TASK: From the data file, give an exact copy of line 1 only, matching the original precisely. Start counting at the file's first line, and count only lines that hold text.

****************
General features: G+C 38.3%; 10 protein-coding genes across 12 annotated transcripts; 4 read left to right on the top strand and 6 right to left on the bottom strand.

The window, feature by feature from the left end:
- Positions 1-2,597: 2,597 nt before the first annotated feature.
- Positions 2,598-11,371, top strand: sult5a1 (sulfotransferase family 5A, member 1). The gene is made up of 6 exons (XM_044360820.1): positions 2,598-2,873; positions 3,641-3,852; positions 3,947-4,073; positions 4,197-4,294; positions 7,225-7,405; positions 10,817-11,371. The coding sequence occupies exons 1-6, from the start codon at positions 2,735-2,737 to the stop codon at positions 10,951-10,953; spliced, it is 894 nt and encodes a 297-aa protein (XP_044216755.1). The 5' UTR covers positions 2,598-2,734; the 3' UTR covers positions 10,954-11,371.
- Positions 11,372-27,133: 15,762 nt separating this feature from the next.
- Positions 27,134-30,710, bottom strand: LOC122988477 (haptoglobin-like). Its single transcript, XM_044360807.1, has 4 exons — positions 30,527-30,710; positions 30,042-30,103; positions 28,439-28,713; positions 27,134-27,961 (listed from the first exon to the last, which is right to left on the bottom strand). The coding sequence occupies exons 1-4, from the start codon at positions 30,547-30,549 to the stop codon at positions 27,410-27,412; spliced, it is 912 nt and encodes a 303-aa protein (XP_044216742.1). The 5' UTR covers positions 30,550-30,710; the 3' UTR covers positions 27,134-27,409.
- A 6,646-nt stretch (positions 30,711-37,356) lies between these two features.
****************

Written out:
General features: G+C 38.3%; 10 protein-coding genes across 12 annotated transcripts; 4 read left to right on the top strand and 6 right to left on the bottom strand.